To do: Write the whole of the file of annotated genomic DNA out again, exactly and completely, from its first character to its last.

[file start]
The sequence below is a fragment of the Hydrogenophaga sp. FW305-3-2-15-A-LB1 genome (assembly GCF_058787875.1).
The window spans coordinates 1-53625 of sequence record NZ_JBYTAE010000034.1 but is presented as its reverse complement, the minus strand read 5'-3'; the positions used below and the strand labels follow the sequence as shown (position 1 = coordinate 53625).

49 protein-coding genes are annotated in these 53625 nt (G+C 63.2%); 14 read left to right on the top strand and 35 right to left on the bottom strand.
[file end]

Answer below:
The sequence below is a fragment of the Hydrogenophaga sp. FW305-3-2-15-A-LB1 genome (assembly GCF_058787875.1).
The window spans coordinates 1-53625 of sequence record NZ_JBYTAE010000034.1 but is presented as its reverse complement, the minus strand read 5'-3'; the positions used below and the strand labels follow the sequence as shown (position 1 = coordinate 53625).

49 protein-coding genes are annotated in these 53625 nt (G+C 63.2%); 14 read left to right on the top strand and 35 right to left on the bottom strand.